The opinion (slip op. at 10) also states, without citing any authority, that “[t]he President . . . established four reservations by executive order” under legislation passed in 1864 to reorganize the Indian affairs bureaucracy in California (13 Stat. 39, ch. 40, 48 (Apr. 8, 1864)), and that “[t]he Tejon/Sebastian Reservation was not among them.” This statement reflects a misunderstanding of the history surrounding and following the 1864 Act and the establishment of executive order reservations in California. And it ignores that the Tejon Reservation was abandoned as a federal reservation in 1864 (though Indians continued to live there) as part of the restructuring of the Indian affairs administration in California that was taking place (13 Stat. 39, ch. 40, 48 (Apr. 8, 1864)), itself a product of (among other things) corruption on the part of government officials who lived on and oversaw the reservations. Those officials included Edward Beale, the Superintendent of Indian Affairs for California who founded and lived on the Tejon Reservation—and who between 1855 and 1866 acquired title to the (former) reservation and surrounding lands, which are the lands at issue in this case. (See slip op. at 10).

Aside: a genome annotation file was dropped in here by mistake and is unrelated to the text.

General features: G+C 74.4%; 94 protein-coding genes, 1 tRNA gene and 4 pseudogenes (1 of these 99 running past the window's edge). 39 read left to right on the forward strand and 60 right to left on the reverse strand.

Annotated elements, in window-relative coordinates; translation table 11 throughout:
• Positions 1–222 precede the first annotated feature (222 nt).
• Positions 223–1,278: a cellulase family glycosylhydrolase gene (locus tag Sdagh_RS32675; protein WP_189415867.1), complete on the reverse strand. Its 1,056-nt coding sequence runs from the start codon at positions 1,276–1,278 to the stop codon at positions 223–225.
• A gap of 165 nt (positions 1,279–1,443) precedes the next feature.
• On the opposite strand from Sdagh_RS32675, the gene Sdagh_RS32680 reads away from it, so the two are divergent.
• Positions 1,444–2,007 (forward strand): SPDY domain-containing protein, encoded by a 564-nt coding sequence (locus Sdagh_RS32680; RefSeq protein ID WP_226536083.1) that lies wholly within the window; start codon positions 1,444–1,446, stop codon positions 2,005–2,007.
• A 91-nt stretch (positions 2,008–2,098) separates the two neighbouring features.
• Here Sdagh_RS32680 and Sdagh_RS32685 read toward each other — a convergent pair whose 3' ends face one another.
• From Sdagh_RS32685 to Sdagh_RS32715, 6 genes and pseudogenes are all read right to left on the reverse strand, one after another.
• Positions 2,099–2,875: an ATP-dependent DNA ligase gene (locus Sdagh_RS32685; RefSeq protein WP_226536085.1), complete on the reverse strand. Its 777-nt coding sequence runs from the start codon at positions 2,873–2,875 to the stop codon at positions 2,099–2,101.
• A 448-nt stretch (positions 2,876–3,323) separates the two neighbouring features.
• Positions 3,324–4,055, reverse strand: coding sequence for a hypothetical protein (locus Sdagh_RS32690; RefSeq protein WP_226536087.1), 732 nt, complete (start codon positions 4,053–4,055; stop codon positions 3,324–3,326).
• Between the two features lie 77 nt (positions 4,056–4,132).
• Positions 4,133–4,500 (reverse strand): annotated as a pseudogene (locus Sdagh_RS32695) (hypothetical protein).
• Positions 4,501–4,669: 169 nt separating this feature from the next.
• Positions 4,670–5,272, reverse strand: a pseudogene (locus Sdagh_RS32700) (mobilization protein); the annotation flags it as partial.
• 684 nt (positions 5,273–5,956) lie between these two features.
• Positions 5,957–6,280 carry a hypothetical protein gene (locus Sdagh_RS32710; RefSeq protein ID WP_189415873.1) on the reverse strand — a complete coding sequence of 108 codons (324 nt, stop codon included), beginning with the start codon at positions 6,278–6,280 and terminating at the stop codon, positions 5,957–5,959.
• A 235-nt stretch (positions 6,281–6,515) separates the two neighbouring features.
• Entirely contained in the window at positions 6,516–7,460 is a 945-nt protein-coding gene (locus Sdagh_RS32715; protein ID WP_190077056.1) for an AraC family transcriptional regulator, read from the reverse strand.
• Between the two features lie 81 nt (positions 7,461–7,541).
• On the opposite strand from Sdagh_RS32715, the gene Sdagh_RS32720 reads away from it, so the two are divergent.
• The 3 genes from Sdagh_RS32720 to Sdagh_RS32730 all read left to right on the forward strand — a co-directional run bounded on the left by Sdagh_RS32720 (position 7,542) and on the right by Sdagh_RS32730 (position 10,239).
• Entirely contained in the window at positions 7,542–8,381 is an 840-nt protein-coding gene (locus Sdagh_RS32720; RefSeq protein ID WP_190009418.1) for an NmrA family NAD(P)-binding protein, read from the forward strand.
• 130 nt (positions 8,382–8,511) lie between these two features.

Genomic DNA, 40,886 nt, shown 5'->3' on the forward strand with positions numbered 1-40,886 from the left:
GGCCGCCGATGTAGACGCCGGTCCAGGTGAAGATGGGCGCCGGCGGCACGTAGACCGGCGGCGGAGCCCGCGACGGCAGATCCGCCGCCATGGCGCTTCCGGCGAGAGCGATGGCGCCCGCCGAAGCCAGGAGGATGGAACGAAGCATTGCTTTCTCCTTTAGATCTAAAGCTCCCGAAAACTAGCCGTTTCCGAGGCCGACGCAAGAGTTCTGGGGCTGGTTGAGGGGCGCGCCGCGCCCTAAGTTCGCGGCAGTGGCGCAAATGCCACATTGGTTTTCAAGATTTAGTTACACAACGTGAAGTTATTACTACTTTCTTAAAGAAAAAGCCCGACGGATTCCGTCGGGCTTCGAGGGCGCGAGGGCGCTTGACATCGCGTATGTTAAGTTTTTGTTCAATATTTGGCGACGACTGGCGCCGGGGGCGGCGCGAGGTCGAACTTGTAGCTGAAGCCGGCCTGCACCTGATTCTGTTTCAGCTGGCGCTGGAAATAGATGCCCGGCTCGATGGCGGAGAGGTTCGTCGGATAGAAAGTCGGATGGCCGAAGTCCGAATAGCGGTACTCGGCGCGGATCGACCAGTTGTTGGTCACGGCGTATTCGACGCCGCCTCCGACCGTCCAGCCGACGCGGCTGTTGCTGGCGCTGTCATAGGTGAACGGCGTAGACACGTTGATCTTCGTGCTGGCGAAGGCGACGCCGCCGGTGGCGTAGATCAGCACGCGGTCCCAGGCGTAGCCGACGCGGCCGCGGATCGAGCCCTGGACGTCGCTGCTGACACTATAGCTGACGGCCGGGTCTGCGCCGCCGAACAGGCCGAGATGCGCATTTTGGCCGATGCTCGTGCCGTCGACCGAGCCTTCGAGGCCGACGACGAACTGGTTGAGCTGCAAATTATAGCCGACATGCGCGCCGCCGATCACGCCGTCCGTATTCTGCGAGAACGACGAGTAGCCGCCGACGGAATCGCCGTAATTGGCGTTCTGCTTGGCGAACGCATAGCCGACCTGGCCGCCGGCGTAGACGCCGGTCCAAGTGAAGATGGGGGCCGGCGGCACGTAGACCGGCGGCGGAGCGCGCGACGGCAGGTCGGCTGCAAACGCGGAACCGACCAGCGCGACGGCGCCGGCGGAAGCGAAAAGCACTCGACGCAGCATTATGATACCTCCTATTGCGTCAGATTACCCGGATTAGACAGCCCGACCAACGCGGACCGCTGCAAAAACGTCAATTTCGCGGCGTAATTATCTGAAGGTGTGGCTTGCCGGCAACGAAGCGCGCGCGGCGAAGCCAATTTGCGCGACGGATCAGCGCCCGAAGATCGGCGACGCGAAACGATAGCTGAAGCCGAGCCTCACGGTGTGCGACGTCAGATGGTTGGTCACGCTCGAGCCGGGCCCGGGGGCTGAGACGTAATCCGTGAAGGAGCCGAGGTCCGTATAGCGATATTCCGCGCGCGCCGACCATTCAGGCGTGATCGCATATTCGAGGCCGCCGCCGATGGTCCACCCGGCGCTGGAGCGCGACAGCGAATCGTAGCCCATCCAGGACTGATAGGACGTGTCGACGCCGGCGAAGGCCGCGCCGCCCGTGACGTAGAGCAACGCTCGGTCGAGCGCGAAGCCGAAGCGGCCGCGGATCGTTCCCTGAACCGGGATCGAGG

It’s unfortunate to see these historical omissions and legal misunderstandings reinforced on any level, and more so in another opinion issued by the Ninth Circuit (given its reputation for more thorough and sophisticated analysis) that perpetuates the falsehood that aboriginal title was somehow extinguished through the 1851 Act and sows further confusion regarding the history of Indian lands in California.